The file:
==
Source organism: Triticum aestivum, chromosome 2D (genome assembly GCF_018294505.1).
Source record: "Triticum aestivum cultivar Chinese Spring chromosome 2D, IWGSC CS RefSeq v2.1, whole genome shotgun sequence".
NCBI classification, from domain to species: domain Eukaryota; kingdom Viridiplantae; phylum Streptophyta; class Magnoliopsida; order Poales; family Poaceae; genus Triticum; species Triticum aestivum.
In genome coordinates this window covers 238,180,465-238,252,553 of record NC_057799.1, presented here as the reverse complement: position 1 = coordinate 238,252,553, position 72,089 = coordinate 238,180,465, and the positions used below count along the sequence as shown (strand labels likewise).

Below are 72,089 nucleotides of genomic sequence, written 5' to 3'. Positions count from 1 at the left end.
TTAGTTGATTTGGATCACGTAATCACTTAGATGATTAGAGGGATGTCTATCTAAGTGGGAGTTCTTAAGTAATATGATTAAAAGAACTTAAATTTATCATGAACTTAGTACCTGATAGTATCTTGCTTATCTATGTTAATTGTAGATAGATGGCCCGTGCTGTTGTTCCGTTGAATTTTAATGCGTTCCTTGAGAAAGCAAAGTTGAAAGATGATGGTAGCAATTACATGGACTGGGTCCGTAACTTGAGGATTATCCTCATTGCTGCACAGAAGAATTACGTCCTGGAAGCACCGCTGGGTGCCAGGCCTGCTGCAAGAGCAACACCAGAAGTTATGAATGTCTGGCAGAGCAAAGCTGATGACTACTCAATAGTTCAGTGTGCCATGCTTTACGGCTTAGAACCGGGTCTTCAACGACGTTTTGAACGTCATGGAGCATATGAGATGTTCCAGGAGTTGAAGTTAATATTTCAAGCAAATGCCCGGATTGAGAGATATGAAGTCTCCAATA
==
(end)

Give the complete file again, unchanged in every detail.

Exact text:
Source organism: Triticum aestivum, chromosome 2D (genome assembly GCF_018294505.1).
Source record: "Triticum aestivum cultivar Chinese Spring chromosome 2D, IWGSC CS RefSeq v2.1, whole genome shotgun sequence".
NCBI classification, from domain to species: domain Eukaryota; kingdom Viridiplantae; phylum Streptophyta; class Magnoliopsida; order Poales; family Poaceae; genus Triticum; species Triticum aestivum.
In genome coordinates this window covers 238,180,465-238,252,553 of record NC_057799.1, presented here as the reverse complement: position 1 = coordinate 238,252,553, position 72,089 = coordinate 238,180,465, and the positions used below count along the sequence as shown (strand labels likewise).

Below are 72,089 nucleotides of genomic sequence, written 5' to 3'. Positions count from 1 at the left end.
TTAGTTGATTTGGATCACGTAATCACTTAGATGATTAGAGGGATGTCTATCTAAGTGGGAGTTCTTAAGTAATATGATTAAAAGAACTTAAATTTATCATGAACTTAGTACCTGATAGTATCTTGCTTATCTATGTTAATTGTAGATAGATGGCCCGTGCTGTTGTTCCGTTGAATTTTAATGCGTTCCTTGAGAAAGCAAAGTTGAAAGATGATGGTAGCAATTACATGGACTGGGTCCGTAACTTGAGGATTATCCTCATTGCTGCACAGAAGAATTACGTCCTGGAAGCACCGCTGGGTGCCAGGCCTGCTGCAAGAGCAACACCAGAAGTTATGAATGTCTGGCAGAGCAAAGCTGATGACTACTCAATAGTTCAGTGTGCCATGCTTTACGGCTTAGAACCGGGTCTTCAACGACGTTTTGAACGTCATGGAGCATATGAGATGTTCCAGGAGTTGAAGTTAATATTTCAAGCAAATGCCCGGATTGAGAGATATGAAGTCTCCAATA